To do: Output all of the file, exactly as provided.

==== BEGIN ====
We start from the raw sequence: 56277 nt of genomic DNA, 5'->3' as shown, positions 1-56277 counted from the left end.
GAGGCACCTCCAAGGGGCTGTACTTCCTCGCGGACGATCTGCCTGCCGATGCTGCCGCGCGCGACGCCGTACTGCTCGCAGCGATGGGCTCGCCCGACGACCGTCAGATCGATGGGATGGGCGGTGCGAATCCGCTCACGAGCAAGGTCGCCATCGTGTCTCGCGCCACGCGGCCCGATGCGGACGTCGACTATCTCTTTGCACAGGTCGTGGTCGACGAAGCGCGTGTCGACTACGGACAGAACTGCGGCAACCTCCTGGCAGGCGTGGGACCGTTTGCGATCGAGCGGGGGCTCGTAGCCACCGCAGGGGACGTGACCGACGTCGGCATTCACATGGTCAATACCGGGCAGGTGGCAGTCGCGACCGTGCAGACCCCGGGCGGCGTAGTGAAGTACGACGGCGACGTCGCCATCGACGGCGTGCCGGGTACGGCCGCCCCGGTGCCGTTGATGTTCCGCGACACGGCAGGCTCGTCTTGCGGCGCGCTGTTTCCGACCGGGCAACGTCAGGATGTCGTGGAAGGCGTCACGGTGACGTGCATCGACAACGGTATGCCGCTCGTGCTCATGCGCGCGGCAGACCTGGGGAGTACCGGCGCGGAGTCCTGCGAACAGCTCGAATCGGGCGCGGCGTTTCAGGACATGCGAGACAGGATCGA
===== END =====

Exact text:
We start from the raw sequence: 56277 nt of genomic DNA, 5'->3' as shown, positions 1-56277 counted from the left end.
GAGGCACCTCCAAGGGGCTGTACTTCCTCGCGGACGATCTGCCTGCCGATGCTGCCGCGCGCGACGCCGTACTGCTCGCAGCGATGGGCTCGCCCGACGACCGTCAGATCGATGGGATGGGCGGTGCGAATCCGCTCACGAGCAAGGTCGCCATCGTGTCTCGCGCCACGCGGCCCGATGCGGACGTCGACTATCTCTTTGCACAGGTCGTGGTCGACGAAGCGCGTGTCGACTACGGACAGAACTGCGGCAACCTCCTGGCAGGCGTGGGACCGTTTGCGATCGAGCGGGGGCTCGTAGCCACCGCAGGGGACGTGACCGACGTCGGCATTCACATGGTCAATACCGGGCAGGTGGCAGTCGCGACCGTGCAGACCCCGGGCGGCGTAGTGAAGTACGACGGCGACGTCGCCATCGACGGCGTGCCGGGTACGGCCGCCCCGGTGCCGTTGATGTTCCGCGACACGGCAGGCTCGTCTTGCGGCGCGCTGTTTCCGACCGGGCAACGTCAGGATGTCGTGGAAGGCGTCACGGTGACGTGCATCGACAACGGTATGCCGCTCGTGCTCATGCGCGCGGCAGACCTGGGGAGTACCGGCGCGGAGTCCTGCGAACAGCTCGAATCGGGCGCGGCGTTTCAGGACATGCGAGACAGGATCGA